Eh, a quick, 800-word rant which could have easily been blown out to many, many more words and justifiers, but word limits are word limits son, and thanks to That I was able to gloss over the full implications – but it’s funny :P
There’s nothing more sexy to investor and finance types than a really good “fad”, something which brings mom and pop investors, corporations and super-rich countries like Taiwan out of the woodwork to lay down their savings into sure-fire schemes like electric cars, internet banner advertising, South-East Asian currencies and yo-yos. Always eager to stay one step ahead of Korean manufacturing, but 15 years behind Japan and US invention, Taiwan is currently pitching a bull-run in biotechnology – a word with the same number of letters as ‘semiconductor’, but which lands a bigger score if you played it in Scrabble.
On top of a direct investment by the Taiwanese government of around US$1.5 billion, some of Taiwan’s biggest firms are expected to kick-in a further US$3 billion dollars of expected investment in biotech over the next five years. The aim, of course, is to make even more money, but some of the spin-offs of this moneymaking venture include large strides in human genomics and bioinformatics, giving rise to advances in pharmaceuticals (medicine), biopolymers, and the current public relations winners for sex appeal – cloning and stem-cell research. Taiwan’s President Group, who make icecream, cakes and cookies, are tipped to be one of the biggest investors in Taiwan’s biotech bull-run. May we then soon see a new flavor in President’s range of peaches’n’cream or rum’n’raisin, this time in the form of little identical human babies?
Attack of the Clones?
Peter is a tall, bearded Canadian, who on this particular night is staring ponderously into his beer in a Hong Kong bar. “You know, I just hit 35 years of age. I believe that everything happens in seven-year cycles. Everyone should take stock of their situation every seven years and think about what they are doing, what they want to do with their lives. This year is the start of my sixth cycle. And for some strange reason, I need to see the other me.”
“Mmmm,” is all I have to say, starting to look for a way out the door and away from this freak. “Mmmm, I hear you, man. I’m a Gemini too.”
“No, you don’t understand. I have an identical twin. A real one. And I need to see him now! It’s time.”
These things are true: I am a Gemini some astrological, zodiacal-sign mumbo jumbo which is given to me as I was born between May 22nd and June 21st – and Peter does have an identical twin. While birth records actually show that Peter has an older brother named Richard, by a full three minutes, I’ve always found it hard to explain the dual personalities, the competitiveness with other Geminis, the media-junkie and communicative lifestyle of my supposed birthright – all usual outpourings of the Gemini character that so often arise in me and which are well documented in daily newspaper columns penned by someone’s crazy aunt, complete with big, bad hair.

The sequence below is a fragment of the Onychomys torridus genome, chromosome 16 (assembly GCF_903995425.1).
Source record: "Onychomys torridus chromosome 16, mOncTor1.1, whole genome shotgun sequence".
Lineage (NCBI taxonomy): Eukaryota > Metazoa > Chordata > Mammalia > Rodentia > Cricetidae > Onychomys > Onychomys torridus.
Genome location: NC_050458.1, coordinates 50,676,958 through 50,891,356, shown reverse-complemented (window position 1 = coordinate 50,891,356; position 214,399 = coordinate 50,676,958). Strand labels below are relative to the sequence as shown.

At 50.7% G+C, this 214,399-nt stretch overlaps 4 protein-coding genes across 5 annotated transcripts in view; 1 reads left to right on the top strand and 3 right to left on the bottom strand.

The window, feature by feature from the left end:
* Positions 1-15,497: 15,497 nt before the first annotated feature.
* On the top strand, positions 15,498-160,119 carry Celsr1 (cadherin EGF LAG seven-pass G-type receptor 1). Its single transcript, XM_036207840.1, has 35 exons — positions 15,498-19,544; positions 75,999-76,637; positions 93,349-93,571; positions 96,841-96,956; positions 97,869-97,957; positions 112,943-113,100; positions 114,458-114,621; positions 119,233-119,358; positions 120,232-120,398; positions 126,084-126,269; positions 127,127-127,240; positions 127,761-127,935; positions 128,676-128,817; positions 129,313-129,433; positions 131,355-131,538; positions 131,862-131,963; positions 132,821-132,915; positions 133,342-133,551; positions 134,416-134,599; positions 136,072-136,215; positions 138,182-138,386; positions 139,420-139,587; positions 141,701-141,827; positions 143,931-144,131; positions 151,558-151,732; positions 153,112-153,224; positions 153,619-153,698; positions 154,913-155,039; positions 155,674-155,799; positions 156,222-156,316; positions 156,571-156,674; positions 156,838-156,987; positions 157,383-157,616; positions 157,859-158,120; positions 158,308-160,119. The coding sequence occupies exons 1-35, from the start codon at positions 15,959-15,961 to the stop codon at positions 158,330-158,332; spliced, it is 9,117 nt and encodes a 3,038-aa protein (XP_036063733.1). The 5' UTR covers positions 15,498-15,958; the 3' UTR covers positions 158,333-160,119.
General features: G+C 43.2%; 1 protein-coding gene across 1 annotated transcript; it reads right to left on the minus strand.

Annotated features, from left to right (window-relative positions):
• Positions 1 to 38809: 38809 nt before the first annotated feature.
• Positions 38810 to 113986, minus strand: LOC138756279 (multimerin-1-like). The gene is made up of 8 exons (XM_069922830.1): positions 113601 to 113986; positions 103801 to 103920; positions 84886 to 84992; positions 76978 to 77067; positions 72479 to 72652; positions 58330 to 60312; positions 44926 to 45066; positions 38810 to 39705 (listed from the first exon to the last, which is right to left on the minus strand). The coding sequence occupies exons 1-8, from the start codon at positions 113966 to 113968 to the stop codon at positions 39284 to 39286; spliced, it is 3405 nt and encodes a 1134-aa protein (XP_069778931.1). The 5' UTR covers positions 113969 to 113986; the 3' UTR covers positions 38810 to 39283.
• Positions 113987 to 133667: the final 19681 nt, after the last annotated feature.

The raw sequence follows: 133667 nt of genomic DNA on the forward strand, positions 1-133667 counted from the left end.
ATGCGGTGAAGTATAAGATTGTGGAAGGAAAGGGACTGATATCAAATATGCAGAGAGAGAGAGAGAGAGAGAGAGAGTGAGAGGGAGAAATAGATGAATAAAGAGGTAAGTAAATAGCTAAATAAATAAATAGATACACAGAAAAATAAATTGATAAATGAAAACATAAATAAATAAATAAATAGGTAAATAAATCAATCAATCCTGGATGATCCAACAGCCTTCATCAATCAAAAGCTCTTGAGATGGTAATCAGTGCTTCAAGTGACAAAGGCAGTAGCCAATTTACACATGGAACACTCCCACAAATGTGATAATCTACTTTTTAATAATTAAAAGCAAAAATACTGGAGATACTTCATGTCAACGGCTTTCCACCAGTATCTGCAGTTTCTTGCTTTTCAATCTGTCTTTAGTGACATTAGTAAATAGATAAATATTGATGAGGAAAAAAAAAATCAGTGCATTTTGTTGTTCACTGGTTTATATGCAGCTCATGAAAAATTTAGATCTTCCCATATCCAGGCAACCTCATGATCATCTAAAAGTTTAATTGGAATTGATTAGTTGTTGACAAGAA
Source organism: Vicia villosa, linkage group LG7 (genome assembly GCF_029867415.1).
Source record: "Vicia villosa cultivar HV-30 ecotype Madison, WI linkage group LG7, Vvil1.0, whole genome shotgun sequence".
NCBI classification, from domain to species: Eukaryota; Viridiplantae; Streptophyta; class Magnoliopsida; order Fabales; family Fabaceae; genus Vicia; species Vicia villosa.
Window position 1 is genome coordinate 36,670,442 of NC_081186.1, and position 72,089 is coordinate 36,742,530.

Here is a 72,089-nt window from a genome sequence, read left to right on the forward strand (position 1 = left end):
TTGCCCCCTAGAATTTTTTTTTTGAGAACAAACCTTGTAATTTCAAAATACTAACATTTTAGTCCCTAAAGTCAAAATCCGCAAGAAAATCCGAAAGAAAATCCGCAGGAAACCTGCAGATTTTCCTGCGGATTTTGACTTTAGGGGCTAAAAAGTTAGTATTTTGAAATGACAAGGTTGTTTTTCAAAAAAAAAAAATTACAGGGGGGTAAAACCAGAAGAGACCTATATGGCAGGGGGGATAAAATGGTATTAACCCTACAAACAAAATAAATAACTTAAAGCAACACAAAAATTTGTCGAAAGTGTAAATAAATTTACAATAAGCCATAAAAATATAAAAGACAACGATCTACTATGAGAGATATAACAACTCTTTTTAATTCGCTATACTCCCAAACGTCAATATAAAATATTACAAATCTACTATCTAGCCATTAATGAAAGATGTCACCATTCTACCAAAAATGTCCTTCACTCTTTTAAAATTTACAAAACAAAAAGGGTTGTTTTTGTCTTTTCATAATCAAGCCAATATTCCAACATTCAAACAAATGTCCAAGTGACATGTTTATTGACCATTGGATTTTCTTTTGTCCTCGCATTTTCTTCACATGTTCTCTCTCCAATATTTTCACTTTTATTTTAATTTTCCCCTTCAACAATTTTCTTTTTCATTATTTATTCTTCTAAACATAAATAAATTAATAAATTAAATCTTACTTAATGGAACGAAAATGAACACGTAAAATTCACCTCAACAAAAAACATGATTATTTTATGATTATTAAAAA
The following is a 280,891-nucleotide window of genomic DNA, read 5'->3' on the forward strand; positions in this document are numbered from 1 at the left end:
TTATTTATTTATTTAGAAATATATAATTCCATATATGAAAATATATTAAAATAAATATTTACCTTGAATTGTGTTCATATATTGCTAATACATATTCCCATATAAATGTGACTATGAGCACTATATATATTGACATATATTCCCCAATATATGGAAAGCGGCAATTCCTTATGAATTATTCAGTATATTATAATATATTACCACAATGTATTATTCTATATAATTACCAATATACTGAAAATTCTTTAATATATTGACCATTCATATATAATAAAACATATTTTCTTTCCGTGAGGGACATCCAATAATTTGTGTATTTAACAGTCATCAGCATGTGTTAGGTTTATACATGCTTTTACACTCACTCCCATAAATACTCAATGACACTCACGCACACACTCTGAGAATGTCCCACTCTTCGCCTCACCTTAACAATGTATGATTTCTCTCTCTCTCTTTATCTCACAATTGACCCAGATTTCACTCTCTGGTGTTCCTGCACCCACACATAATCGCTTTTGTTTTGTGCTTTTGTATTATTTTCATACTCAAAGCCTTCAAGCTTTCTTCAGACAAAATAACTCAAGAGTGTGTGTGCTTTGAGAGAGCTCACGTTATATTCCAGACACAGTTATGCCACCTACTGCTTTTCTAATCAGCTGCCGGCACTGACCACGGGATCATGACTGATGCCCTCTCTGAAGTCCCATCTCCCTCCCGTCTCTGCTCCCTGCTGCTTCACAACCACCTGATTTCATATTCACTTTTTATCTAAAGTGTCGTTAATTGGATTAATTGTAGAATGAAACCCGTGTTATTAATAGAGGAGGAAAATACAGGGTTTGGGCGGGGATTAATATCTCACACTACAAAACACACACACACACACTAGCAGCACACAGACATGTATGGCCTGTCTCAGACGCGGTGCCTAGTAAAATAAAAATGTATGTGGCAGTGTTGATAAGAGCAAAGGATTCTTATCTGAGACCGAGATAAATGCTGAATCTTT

Peter, on the other hand, is at ease discussing exact synergies he feels with his brother, thousands of miles away, every day. How, for instance, hitting 35 recently, he cancelled a long-planned stay in China to venture instead to see his brother, who was also compelled at the same time by some strange seven-annual cyclical force, to discuss their next moves.
In both mine and Peter’s instances, the influence of ‘a twin’ somehow drives us on some higher level. A logical progression always of the biotech buzz and cloning conundrum does raise questions of how a sharing of same DNA, same parent, same birth date and quite possibly, as forebode in much 19th and 20th century fiction, cloned and nature/nurtured armies or ‘master races’. When all is said and done, argued ethically and manufactured scientifically, the innate perceptions of people reproduced through shared DNA will be interesting to watch, just as the naturally-occurring kind – like the perceptions of Peter and Richard, Adam and Adam – are more than well documented throughout history as operating on some strange perceptual level. Better or worse for us all is yet to be seen. But an uber-race of Canadian identical twins jackbooting through Toronto I’ve not yet seen.
It’s Money, Baby.
All of this is a little quasi-mystical and damn oversimplified at this point of the story. Biotechnology is not fundamentally a science with the exacting goals of promoting and providing clone armies of genetically and statistically-engineered races of plants and animals. Its immediate aims are to unlock the powers of biology and investigate how we can leverage the natural processes which evolved to make cool tricks like glowing fish, tasty corn and acrobatic monkeys useful for the cure of bad-ass disease and the betterment of, hopefully, the majority of all plants and animals. Oh, and a little bit of cash on the side too.
As Taiwan’s, and the world’s, scientists sit down at their microscopes in the coming few years, all eyes and ears must tune-in to the deeds of these doctors, the emotions of the ethicists, and the pop-psychology of your elected or dictatorial politicians. We must make a stand where we see fit, because each medical advance could well be an erosion in any diversity which we enjoy, but then again, it could also help Christopher Reeves, AKA Superman, fly again. Peter and Richard, our Canadian identical twins, may be cosmically attached across the Pacific, but Richard doesn’t have a beard, something Peter mentioned very early in our discussion over that beer that night. I don’t want everyone to have beards either, so let’s hope Taiwan gets the statistics right on that one when the time comes.